Start-ups have emerged as core drivers of economic development and job creation, and also serve as a catalyst for disruptive innovation. India has the third largest start-up ecosystem; Y-o-Y growth is expected to be 12-15% steady; India has around 50,000 start-ups; some 8,900-9,300 of these are tech start-ups. Alone, 1300 new tech startups are born in 2019, indicating that 2-3 tech startups are born each day. Startups were able to create about 40,000 new jobs throughout the year, raising the overall number of start-up jobs to 1.6-1.7 lakh. Startups continued to play a critical role in the economies of the coronavirus (COVID-19) crisis. Some innovative new entrepreneurs have reacted flexibly and quickly to the disease outbreak and have been instrumental in helping many countries move towards fully digital employment, healthcare and education, as well as providing medical products and services with creative solutions. However, most of the current start-ups are faced with significant obstacles, as they are more vulnerable to COVID-19 disruptions than the older ones. Especially in comparison to other small and medium-sized enterprises (SMEs), they prefer to engage in high-risk activities, face limitations in accessing traditional funding, and at best have a formative relationship with suppliers and customers. Many current start-ups face major risks as they are more vulnerable to risks caused by COVID-19.
Some of the risks faced by startups are:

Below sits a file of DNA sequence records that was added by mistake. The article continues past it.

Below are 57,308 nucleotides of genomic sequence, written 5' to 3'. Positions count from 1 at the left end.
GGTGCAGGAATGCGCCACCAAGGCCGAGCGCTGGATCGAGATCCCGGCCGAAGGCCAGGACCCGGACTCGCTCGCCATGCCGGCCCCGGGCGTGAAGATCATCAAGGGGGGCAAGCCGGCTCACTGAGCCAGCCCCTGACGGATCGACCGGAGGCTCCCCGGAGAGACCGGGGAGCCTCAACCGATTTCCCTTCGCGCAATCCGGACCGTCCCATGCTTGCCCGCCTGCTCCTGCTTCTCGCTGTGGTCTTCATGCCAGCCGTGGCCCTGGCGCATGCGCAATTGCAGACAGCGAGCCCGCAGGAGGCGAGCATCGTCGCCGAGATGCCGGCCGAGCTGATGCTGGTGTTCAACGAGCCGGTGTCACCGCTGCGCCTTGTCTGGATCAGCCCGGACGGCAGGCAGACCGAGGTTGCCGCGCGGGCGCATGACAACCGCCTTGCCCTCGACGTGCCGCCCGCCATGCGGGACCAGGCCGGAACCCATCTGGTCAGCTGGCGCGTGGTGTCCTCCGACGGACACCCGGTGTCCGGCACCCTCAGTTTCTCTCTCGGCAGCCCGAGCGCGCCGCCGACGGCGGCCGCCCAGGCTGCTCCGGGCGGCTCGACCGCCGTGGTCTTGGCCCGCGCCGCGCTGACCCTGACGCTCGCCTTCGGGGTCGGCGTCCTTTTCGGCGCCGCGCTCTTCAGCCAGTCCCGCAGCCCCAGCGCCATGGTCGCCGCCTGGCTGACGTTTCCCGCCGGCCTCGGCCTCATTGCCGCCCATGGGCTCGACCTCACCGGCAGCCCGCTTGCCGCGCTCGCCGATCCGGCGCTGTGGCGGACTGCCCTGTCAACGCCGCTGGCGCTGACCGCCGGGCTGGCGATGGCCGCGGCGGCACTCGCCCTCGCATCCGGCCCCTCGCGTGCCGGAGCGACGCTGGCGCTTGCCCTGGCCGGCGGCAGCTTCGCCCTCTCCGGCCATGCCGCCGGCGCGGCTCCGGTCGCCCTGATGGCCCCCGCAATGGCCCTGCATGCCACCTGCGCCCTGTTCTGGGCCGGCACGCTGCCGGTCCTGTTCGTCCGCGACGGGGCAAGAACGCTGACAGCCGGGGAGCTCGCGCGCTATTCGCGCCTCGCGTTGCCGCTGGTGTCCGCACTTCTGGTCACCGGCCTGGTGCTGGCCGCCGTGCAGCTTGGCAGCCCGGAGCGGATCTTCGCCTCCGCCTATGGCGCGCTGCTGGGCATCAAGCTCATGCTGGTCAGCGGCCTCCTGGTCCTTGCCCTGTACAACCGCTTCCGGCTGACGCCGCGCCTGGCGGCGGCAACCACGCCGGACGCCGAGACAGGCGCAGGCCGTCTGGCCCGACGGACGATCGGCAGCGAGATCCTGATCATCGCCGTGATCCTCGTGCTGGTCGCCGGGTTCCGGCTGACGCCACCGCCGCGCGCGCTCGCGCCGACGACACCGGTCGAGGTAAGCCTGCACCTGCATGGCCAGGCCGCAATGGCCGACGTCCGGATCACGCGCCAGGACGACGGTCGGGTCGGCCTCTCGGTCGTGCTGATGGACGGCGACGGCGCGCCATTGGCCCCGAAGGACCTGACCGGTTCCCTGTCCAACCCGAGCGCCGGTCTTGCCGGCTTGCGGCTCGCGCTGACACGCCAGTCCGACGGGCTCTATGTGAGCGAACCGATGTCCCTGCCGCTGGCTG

(a) sudden or prolonged economic downturn will lead to companies considering significant budget cuts that eliminate discretionary spending;
(b) remote work, online education and social distancing will create demand for products and services delivered by the tech industry;
(c) change in investment patterns;
(d) barriers to accessing funding;
(e) pressure to reorganize working and collaboration structure;
(f) to provide the necessary infrastructure for all employees; and
(g) facing problem with initial contacts and follow ups.
Measurement of the current risk scenario will therefore improve and help start-ups to initiate sustainable action in an uncertain environment. Startups embrace corporate risk management initiatives and start developing the business strategy to reflect developments in the market. Start-ups can increase the ventilation of the workplace and enhance everyday hand hygiene and personal safety equipment for employees. Ensure that financial support for start-ups is available at all stages of their growth. These risks can be changed considering the future COVID global situations and the turbulent environment.
As now everything is slowly moving to normal, startups should take this opportunity to step back and make sure that they build consistent relations around individual jobs, team goals, and the company’s purpose. Now is the time to integrate well-being through every aspect of the design and execution of the work itself and to radically transform the work towards results instead of tasks. This would open up the opportunity for employees to live and perform at a high level. Startups can harness AI’s power to create a community of actionable knowledge-sharing and knowledge-creation that enhances organizational collaboration and enables the organization’s agility to survive and even prosper in disruptive, volatile, and evolving environments.
In the post-COVID world, the intent, potential, insight, and possibility are no longer forward-focused expectations but the truth of the here and now. Startups are presented with a choice between returning to a post-COVID environment that is merely an improved version of yesterday or creating a sustainable version of tomorrow. The threat is more than falling behind—it is the chance of never catching up.
Article by :
Amrita School of Business, Coimbatore